Fargo balks at releasing audio from illegal private buyout vote, despite AG’s opinion
FARGO - Despite a demand by state Attorney General Wayne Stenehjem to release information on what he ruled was an illegal private vote on an $839,000 home buyout in June, the city will not do so yet.Mayor Tim Mahoney and City Attorney Erik Johnso...
FARGO – Despite a demand by state Attorney General Wayne Stenehjem to release information on what he ruled was an illegal private vote on an $839,000 home buyout in June, the city will not do so yet.
Mayor Tim Mahoney and City Attorney Erik Johnson said city officials want to clarify a few things with the attorney general first because they believe his office has misunderstood the situation.
“Our attorney thinks he’s right,” Mahoney said. “They think we’re wrong. I think what we're going to do is have the attorney general’s team come over and visit with us. We’ll have a full discussion."
At issue is a confidential June 1 meeting the City Commission held to discuss negotiating strategy for the purchase of the historic home owned by Don and Mary Kinzler, which was then in the way of a dike. State open-meeting laws allow such meetings but requires all “final action” be taken in public.
The city said commissioners voted on an $839,000 deal in the private meeting, but simply as an instruction to negotiators. Later in the day, without any additional voting in public or private, the city announced the deal had been completed. The Forum requested Stenehjem’s opinion on whether the private vote was legal.
The attorney general concluded in an opinion released Wednesday, Dec. 14, that commissioners did take “final action” behind closed doors in violation of open-meeting laws. The remedy, he said, is for the city to release the results and audio of the roll-call vote during the meeting.
The five-person commission was split in the private vote, as they were in a public vote a few days later on whether to release the audio tape from the negotiating sessions, with Dave Piepkorn and Tony Gehrig opposing the buyout. Piepkorn blasted the deal as unnecessarily generous in the next commission meeting, calling it a “disaster” that would set a dangerous precedent for future home buyouts.
On Wednesday and back in June, Johnson maintained that the private vote was not a final action. What commissioners had done was give the city administrator, who negotiated the deal with the Kinzlers, the authority to both negotiate and make the final decision, he said, and the city now wants to know if that’s illegal.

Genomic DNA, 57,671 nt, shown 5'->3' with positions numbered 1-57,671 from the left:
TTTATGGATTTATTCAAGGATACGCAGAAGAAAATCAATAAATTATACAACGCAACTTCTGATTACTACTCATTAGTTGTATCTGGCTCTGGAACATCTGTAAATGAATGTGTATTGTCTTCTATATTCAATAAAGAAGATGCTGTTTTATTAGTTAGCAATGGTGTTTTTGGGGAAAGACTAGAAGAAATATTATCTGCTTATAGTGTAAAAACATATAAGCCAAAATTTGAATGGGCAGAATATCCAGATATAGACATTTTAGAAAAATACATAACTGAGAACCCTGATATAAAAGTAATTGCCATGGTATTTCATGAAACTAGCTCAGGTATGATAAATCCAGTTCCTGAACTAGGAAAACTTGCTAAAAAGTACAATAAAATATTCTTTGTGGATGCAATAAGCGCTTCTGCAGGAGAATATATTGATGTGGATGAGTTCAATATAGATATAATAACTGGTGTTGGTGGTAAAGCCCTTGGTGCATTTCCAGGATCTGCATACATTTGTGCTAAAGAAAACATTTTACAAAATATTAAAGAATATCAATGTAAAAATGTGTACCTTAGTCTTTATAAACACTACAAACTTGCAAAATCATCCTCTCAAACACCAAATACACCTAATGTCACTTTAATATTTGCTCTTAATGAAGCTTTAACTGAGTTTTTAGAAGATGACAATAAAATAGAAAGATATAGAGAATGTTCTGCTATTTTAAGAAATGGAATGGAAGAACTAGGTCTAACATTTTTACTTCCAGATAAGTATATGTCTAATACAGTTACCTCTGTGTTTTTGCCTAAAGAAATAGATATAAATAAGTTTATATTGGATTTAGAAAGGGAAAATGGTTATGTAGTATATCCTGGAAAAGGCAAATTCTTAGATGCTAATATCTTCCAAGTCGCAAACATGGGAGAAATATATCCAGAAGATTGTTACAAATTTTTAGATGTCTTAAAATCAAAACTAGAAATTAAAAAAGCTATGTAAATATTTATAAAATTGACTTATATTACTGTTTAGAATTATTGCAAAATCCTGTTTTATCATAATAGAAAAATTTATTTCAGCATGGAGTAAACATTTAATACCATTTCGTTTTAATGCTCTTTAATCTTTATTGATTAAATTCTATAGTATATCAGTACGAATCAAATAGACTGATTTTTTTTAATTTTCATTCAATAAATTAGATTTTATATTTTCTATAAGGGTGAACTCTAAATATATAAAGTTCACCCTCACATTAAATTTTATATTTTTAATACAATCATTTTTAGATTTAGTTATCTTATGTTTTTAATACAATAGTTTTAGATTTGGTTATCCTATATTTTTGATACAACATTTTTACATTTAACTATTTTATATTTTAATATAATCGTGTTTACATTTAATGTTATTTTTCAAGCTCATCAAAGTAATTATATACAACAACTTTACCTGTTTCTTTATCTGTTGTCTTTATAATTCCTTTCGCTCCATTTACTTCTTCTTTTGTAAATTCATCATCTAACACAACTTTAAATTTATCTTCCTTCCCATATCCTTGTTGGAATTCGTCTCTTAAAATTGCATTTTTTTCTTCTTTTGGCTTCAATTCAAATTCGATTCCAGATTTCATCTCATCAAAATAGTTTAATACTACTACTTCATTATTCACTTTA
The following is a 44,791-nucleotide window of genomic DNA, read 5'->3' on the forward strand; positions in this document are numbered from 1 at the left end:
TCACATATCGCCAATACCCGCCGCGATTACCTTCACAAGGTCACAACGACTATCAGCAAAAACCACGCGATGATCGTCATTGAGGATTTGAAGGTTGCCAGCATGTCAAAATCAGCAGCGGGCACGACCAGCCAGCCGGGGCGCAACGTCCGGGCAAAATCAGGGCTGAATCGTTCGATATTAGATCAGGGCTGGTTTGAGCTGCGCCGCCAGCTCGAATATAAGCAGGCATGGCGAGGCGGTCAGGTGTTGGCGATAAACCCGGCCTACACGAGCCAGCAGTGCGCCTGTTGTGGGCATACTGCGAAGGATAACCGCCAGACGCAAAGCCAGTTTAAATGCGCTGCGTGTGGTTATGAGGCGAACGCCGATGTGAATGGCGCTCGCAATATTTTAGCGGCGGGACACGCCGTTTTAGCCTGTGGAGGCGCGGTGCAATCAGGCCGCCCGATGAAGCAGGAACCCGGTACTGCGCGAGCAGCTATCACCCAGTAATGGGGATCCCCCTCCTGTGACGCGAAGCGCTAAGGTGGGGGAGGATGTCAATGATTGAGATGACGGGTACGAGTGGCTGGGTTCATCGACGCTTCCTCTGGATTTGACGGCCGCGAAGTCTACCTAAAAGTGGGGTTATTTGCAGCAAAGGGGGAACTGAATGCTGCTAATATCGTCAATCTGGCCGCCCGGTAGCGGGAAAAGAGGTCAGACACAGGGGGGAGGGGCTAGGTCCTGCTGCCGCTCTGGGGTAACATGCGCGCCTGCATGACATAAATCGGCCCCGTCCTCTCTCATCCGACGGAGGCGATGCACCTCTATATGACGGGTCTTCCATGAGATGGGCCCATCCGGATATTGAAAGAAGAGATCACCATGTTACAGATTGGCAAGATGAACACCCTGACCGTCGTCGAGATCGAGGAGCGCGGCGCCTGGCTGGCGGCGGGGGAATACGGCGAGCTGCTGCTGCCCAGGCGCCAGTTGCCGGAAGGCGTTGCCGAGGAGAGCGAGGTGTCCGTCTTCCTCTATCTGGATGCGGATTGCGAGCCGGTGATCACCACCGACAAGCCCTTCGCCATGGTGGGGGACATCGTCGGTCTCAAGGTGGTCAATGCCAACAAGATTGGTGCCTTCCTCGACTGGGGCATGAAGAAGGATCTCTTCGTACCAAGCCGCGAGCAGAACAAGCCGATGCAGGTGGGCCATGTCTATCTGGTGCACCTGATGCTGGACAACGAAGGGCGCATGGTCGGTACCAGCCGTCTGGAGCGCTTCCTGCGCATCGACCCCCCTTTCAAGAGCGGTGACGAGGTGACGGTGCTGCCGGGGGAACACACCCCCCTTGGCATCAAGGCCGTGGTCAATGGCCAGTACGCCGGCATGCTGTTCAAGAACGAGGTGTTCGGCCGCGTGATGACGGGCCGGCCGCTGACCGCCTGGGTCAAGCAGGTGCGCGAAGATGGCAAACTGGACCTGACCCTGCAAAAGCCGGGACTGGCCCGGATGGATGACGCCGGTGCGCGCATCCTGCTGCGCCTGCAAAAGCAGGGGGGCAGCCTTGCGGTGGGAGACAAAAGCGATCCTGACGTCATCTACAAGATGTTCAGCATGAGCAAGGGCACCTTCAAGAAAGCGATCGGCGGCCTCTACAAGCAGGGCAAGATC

State law allows elected officials to meet behind closed doors in an “executive session” in only a few circumstances, one of which is to discuss negotiating strategies. This avoids tipping off the other side what a government entity will do.
On June 1, Fargo city commissioners entered such a session to discuss the purchase of a 121-year-old house belonging to Don Kinzler, a Forum gardening columnist. The house was in the way of a dike going through a portion of the Rose Creek Golf Course.
Wednesday’s opinion from Stenehjem noted that the executive session itself was not improper.
Commissioners ended the session and adjourned without taking any action. Later in the day, though, the city announced that it had entered into a purchase agreement worth $839,000 with the Kinzlers.
Mahoney told The Forum afterwards that commissioners had already approved the agreement June 1 and wouldn’t need to vote again at its next regular meeting on June 6.
Johnson seemed to agree with him in a June 2 memo sent to commissioners in preparation for the June 6 meeting. “As you know, the City has already gave the City Administrator direction regarding the negotiations with the Kinzlers and, as a result, the City and Kinzlers have formed an agreement,” he wrote.
He added that all documents from the “closing” with the Kinzlers were attached. “These are submitted to you for receipt and filing – no other action is required.”
That is, there would be no opportunity to vote up or down on the agreement. It had already been approved. The commission voted on June 6 merely to “receive and file” the agreement.
Stenehjem’s staff, who listened to audio recordings from the meeting, also concluded the vote in the private meeting approved the deal: “The Commission passed a motion in the executive session accepting the formal offer, agreeing to pay the proposed $839,235 buyout.”
Though the city argued the June 1 vote couldn’t be “final action” because there wasn’t even a final purchase agreement for commissioners to vote on, Stenehjem disagreed.
“The vote taken in executive session was the only time the Commission voted to approve the amount offered and went beyond mere guidance given to a negotiator. Without a public vote, the public has no means of knowing how its elected representatives voted on the matters of spending public money,” Stenehjem wrote in the opinion.
The opinion gives city officials seven days to release the results and audio of the private vote. Johnson said the city would likely comply with the opinion, if Stenehjem’s office still feels the same after meeting with city staff.
According to records from the attorney general’s office, this is the third time since 2011 the attorney general has rapped the city for violating the same law on executive sessions. The city also violated other laws on those occasions and one other in 2008.